Useful information about liver

Liver is a major digestive organ, which is located in the abdomen, below the diaphragm. Liver is the largest gland in the human body. The weight of the healthy liver of the adult person is about 1200 grams in females and about 1500 grams in males. Liver is a filter of our body which aims not to let the toxic, hazardous substances into the general circulation.

The liver is very important for the body. The liver performs over 500 different functions, and its normal activities are not reproduced artificially for a long period yet.

 

Hepatic functions

Liver is involved in more than 500 biochemical reactions.

Liver is a large digestive gland, which produces the bile that enters the duodenum through the excretory duct. Bile is involved in the intestinal digestion, facilitates the neutralization of the acid chyme, which comes from the stomach, splits fats and promotes their absorption, and has the excitatory effect on the colonic motility. The liver produces up to 1–1.5 liters of bile per day.

Human liver also performs the protective or barrier function. Liver serves as a filter between the digestive system and systemic circulation: harmful products of the protein metabolism, which are delivered to the liver with the blood, are neutralized in it and some hepatic cells have the phagocytic properties (able to absorb the harmful foreign particles, bacteria, dead or dying cells), which are important for the neutralization of the substances absorbed in the bowels.

Liver prevents the spread of the etiologic agents in the body, protects us from the infections and maintains the immunity.

 Main hepatic functions include:

  • Involvement in the metabolism. Hepatic cells (hepatocytes) are involved almost in all metabolic process: carbohydrate, fat, protein, water, mineral, pigment, vitamin, hormonal. The blood from the gastro-intestinal tract and spleen comes to the liver through the portal vein. Healthful substances which come through the liver are processed for better digestion, then they are replenished the liver or spread further through the hepatic veins.
  • Neutralization (detoxication) of the different foreign substances (xenobiotics), i.e. allergens, poisons and toxins, products of the drug degradation by transforming them into the harmless, less toxic or more easy excreted compounds;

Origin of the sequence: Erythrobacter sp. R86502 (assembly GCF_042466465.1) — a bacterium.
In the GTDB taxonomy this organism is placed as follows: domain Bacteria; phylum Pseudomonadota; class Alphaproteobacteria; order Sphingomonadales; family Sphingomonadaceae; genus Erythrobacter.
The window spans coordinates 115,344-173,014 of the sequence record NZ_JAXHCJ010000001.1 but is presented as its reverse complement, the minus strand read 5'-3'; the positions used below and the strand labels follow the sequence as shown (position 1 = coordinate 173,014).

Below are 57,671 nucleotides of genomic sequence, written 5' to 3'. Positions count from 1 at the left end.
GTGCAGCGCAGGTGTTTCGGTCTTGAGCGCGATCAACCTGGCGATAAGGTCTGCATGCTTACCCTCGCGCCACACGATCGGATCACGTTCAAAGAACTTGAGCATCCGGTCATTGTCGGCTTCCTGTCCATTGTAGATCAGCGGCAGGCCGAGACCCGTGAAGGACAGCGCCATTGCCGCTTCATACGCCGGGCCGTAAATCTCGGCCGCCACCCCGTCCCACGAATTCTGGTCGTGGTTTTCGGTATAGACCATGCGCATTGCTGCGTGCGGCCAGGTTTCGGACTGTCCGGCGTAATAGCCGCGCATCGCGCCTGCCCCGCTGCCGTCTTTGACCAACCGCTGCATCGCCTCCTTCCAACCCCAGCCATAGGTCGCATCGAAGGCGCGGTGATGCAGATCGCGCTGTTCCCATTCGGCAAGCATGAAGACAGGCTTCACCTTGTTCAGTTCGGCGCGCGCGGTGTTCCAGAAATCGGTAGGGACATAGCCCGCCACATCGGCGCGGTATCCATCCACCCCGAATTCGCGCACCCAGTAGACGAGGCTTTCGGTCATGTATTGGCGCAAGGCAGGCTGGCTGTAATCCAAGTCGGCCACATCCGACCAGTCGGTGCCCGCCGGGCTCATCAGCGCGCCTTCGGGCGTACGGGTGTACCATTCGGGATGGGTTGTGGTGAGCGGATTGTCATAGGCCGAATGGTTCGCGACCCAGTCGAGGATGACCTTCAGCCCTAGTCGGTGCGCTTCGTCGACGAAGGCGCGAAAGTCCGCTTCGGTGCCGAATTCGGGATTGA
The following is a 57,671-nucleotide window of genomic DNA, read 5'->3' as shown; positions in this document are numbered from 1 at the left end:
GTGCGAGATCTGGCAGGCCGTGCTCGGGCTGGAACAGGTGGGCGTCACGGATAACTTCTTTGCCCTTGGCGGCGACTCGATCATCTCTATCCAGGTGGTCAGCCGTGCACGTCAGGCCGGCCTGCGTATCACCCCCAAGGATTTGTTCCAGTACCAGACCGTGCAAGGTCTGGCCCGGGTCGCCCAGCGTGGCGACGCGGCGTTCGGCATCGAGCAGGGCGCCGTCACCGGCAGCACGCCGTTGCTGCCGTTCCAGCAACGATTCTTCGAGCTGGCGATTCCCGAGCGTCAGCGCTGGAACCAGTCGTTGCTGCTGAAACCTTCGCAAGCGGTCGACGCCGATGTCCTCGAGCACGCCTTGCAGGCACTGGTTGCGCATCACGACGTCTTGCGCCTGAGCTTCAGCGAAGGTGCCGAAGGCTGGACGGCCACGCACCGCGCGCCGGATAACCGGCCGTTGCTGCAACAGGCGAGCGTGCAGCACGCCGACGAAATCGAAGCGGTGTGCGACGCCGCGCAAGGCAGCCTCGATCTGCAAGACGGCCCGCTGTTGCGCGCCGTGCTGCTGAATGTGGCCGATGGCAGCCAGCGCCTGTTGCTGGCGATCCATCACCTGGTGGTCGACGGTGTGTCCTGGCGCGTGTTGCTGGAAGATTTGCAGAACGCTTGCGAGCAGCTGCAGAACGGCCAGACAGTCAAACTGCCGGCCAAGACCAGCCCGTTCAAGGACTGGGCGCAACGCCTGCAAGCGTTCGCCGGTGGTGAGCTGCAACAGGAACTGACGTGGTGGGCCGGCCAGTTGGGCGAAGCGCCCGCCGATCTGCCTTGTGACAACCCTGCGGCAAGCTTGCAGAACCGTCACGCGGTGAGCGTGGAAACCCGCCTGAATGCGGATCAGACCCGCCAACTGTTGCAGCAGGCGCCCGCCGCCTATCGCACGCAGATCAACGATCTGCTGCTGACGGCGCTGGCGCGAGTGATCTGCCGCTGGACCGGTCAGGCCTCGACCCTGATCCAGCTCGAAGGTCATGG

• Neutralization  and excretion of the metabolic-waste products, prevention of their abnormal accumulation;
  • Involvement in the digestive processes, including:

meeting the energy needs of the body in glucose and transformation of the different energy sources into glucose (so called gluconeogenesis); accumulation of the substances required by the body.

Liver is a real storehouse of the nutritional substances. Many vitamins, iron, glycogen (substance, which can be quickly transformed into easily ingested energy resource – glucose, when the body loses a lot of energy) are deposited in its tissue. When required, the liver supplies these substances to the other organs and cells. Moreover, liver is the most important blood reservoir. It produces and accumulates the red blood cells.

Liver also:

  • Is directly involved into metabolism of vitamins А, В, С, D, E, К, РР and folic acid;
  • Provides the synthesis of cholesterol and its esters, lipids and phospholipids, lipoproteids and regulation of lipid metabolism;

  synthesis of bile acids and bilirubin, production and secretion of bile; synthesis of hormones and enzymes which are actively involved in the body functioning;

  • Serves as depot for some blood volume, which can be released into the common blood stream in the blood loss or shock due to the constriction of the vessels, which supply the liver with blood.